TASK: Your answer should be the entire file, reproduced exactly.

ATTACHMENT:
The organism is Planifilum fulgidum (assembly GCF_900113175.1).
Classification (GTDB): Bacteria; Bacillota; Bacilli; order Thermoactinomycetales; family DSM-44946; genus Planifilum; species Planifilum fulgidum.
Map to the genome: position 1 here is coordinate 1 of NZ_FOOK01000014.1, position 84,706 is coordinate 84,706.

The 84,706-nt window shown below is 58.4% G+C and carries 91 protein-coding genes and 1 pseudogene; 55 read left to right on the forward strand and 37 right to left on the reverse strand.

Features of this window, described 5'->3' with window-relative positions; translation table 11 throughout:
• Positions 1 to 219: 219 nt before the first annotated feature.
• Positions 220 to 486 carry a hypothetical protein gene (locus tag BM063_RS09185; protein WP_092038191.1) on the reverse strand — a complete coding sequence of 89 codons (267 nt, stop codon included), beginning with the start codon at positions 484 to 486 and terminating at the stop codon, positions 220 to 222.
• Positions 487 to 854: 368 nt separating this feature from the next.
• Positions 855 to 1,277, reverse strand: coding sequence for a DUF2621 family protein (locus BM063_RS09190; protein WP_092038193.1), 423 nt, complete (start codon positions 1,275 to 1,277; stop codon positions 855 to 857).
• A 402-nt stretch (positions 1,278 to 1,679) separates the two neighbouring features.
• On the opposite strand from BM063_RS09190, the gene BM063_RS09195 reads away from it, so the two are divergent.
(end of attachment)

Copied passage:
The organism is Planifilum fulgidum (assembly GCF_900113175.1).
Classification (GTDB): Bacteria; Bacillota; Bacilli; order Thermoactinomycetales; family DSM-44946; genus Planifilum; species Planifilum fulgidum.
Map to the genome: position 1 here is coordinate 1 of NZ_FOOK01000014.1, position 84,706 is coordinate 84,706.

The 84,706-nt window shown below is 58.4% G+C and carries 91 protein-coding genes and 1 pseudogene; 55 read left to right on the forward strand and 37 right to left on the reverse strand.

Features of this window, described 5'->3' with window-relative positions; translation table 11 throughout:
• Positions 1 to 219: 219 nt before the first annotated feature.
• Positions 220 to 486 carry a hypothetical protein gene (locus tag BM063_RS09185; protein WP_092038191.1) on the reverse strand — a complete coding sequence of 89 codons (267 nt, stop codon included), beginning with the start codon at positions 484 to 486 and terminating at the stop codon, positions 220 to 222.
• Positions 487 to 854: 368 nt separating this feature from the next.
• Positions 855 to 1,277, reverse strand: coding sequence for a DUF2621 family protein (locus BM063_RS09190; protein WP_092038193.1), 423 nt, complete (start codon positions 1,275 to 1,277; stop codon positions 855 to 857).
• A 402-nt stretch (positions 1,278 to 1,679) separates the two neighbouring features.
• On the opposite strand from BM063_RS09190, the gene BM063_RS09195 reads away from it, so the two are divergent.